Learn ancient languages together.

Dead Languages Society

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Learning Goals

The Dead Languages Society aims to help us understand the cultures and societies of the past in their own words.

Each cohort, we take a particular ancient language and learn it together by working through a free or cheap textbook together. The textbooks we'll use include historical texts written in the language we're studying, so we'll be reading real material by the end of the course at the latest.

By the end of the cohort, you'll have a working knowledge of the writing system, pronunciation, and grammar of the language we're studying. You'll also learn about the life and times of the people who spoke this language. Finally, you'll have read excerpts from a number of important texts written in the language.


Each cohort of this club will run for 8 weeks. Each cohort we study a different language, but we spend all 8 weeks of a cohort on the same language.

Each week we will meet for 1 hour to work through the material in a single chapter of a textbook (or less, depending on the density of the textbook!).

Any necessary grammar explanations will be provided by the facilitator, who is a linguist – although not an expert in any of the languages we are studying.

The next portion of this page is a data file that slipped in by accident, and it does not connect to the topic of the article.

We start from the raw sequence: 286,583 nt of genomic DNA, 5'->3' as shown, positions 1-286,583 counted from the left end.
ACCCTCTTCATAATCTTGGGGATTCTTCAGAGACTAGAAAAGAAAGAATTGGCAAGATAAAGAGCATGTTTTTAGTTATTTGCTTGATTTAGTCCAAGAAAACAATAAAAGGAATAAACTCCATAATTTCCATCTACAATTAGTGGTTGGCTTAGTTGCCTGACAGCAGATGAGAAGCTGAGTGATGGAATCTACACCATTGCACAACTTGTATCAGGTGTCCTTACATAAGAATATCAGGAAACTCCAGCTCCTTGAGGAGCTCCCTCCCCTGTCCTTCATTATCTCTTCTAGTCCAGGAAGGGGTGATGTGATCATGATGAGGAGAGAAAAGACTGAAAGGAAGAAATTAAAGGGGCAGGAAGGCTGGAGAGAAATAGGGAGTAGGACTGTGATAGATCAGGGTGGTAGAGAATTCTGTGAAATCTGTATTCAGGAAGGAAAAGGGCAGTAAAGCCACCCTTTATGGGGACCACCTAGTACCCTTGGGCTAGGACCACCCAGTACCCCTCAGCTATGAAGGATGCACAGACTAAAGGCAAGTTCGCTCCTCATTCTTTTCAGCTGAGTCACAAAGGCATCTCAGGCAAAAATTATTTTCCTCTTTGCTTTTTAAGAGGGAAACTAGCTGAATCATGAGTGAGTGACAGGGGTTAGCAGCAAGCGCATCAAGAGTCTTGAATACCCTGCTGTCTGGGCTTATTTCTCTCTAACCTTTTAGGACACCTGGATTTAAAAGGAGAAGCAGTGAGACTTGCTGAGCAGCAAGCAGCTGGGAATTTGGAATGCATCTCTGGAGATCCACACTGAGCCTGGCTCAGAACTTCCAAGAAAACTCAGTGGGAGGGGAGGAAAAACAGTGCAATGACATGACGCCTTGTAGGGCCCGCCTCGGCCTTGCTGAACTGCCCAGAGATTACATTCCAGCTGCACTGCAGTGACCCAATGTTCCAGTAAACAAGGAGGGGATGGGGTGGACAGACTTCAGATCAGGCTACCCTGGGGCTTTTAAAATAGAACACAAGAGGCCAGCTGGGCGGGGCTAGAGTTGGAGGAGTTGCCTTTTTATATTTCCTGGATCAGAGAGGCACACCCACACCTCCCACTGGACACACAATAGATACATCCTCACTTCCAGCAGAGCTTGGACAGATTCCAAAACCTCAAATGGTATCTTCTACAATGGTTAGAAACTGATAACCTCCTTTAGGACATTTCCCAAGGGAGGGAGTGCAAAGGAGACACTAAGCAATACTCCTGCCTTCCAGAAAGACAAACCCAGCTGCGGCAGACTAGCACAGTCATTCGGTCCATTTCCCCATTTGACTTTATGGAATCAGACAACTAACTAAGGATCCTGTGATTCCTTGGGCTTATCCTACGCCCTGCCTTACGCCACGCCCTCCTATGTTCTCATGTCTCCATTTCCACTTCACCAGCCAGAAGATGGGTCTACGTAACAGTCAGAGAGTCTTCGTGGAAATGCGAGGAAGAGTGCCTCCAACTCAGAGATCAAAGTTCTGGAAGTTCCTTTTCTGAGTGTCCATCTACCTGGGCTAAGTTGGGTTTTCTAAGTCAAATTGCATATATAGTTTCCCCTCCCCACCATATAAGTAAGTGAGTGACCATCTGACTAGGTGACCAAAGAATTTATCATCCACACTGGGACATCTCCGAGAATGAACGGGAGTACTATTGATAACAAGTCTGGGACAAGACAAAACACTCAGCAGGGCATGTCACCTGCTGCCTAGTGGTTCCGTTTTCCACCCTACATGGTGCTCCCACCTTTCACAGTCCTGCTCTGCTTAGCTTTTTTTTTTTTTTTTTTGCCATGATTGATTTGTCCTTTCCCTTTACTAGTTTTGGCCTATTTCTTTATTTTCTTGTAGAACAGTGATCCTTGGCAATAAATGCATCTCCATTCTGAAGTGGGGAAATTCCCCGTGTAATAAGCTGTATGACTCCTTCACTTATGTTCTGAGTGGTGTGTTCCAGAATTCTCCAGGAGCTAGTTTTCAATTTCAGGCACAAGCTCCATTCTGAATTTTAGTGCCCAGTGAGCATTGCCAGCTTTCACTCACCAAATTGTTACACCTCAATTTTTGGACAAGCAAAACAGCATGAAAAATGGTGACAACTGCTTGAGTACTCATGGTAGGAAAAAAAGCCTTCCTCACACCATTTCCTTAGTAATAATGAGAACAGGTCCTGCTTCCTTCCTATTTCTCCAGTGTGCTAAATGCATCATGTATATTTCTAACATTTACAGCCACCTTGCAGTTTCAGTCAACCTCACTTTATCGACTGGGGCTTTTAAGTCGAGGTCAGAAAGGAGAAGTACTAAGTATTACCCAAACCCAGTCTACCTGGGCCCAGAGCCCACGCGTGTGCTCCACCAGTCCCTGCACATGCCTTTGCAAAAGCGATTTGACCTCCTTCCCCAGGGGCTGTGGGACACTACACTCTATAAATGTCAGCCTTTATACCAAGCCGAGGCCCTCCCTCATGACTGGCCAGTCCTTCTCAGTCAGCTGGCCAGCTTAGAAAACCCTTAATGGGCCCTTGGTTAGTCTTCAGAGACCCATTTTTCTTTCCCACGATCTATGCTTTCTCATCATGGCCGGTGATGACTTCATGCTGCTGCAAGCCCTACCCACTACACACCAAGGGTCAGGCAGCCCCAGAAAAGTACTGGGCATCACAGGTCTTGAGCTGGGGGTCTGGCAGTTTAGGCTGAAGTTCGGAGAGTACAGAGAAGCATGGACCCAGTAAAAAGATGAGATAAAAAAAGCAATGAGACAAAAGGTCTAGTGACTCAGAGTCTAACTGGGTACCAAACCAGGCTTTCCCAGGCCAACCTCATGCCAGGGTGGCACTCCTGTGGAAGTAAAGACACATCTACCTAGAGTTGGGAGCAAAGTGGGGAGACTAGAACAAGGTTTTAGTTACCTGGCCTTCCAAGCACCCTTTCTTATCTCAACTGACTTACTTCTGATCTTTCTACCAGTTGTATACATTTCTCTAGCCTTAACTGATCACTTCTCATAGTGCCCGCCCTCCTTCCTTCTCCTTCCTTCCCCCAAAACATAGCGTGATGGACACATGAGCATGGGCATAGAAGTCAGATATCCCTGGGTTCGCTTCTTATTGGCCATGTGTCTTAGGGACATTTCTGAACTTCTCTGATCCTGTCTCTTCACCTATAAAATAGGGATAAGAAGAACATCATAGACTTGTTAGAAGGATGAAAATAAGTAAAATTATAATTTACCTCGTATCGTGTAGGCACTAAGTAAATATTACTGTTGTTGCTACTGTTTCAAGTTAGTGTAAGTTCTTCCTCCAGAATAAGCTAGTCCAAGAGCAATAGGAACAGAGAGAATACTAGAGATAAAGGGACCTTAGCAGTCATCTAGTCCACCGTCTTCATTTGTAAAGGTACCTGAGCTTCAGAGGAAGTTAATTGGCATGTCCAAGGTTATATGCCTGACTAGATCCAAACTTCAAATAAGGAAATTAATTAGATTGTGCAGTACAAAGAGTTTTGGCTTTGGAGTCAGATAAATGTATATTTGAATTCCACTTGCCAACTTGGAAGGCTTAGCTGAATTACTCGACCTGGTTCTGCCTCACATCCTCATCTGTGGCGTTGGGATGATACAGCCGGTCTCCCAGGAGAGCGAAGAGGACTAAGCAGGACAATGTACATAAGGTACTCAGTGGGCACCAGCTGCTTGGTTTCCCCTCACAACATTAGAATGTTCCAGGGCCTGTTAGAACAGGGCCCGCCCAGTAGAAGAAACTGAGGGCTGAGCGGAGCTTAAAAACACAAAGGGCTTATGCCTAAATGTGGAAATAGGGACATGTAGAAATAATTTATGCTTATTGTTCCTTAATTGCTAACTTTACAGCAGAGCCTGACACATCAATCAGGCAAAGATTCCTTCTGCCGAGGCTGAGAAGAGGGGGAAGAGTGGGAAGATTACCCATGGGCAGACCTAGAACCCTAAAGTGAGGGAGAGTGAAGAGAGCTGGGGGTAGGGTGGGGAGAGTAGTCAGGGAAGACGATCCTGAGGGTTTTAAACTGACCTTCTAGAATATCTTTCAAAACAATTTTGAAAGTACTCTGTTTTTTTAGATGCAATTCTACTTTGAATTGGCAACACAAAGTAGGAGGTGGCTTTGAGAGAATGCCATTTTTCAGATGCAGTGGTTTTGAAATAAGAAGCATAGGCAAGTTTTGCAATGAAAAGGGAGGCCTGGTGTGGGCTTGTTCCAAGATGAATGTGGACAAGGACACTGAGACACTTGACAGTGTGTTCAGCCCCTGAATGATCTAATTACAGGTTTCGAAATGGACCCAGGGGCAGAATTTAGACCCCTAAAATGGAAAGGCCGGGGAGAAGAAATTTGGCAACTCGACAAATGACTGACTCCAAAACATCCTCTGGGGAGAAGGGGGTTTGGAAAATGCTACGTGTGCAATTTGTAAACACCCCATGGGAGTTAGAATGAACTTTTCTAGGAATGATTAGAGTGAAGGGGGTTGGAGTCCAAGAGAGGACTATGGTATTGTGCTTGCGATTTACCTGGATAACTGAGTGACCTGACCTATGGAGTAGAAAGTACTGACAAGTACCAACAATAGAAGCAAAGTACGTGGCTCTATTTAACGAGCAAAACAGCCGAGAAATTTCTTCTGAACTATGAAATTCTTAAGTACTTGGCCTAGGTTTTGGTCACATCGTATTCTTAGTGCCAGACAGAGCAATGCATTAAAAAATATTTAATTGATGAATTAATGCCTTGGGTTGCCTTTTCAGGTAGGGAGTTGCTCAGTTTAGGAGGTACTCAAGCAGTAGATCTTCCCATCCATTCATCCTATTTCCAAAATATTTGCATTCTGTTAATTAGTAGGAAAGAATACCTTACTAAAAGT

In between our meetings, we will be able to use the forum to ask questions and do optional practice exercises.

Who Should Sign Up

This club is for people who are curious about the past and want to learn to speak its language(s). It is not intended for experienced students of the language that we are studying, who will likely find our pace quite slow!

No linguistics knowledge or language learning experience is required, although if you have any of either, it will be welcome.

  • If you're a more experienced language learner, you can use this club as a framework and accountability group, doing plenty of reading and exercises between sessions.
  • If you have more of a casual interest in the language, you can simply follow along during the meeting to get an appreciation for the language and its history.

So, in conclusion: Do you want to know what Beowulf sounded like? Do you want to read the Ramayana in its original Sanskrit? Do you want to check the accuracy of the Daode jing translation on your nightstand? Would you like to learn to tweet in Sumerian?

If you said yes to any of these questions, this is the club for you!

Join the Waitlist

The course isn't yet open, but leave your email and I'll let you know as soon as it launches.

Read on Substack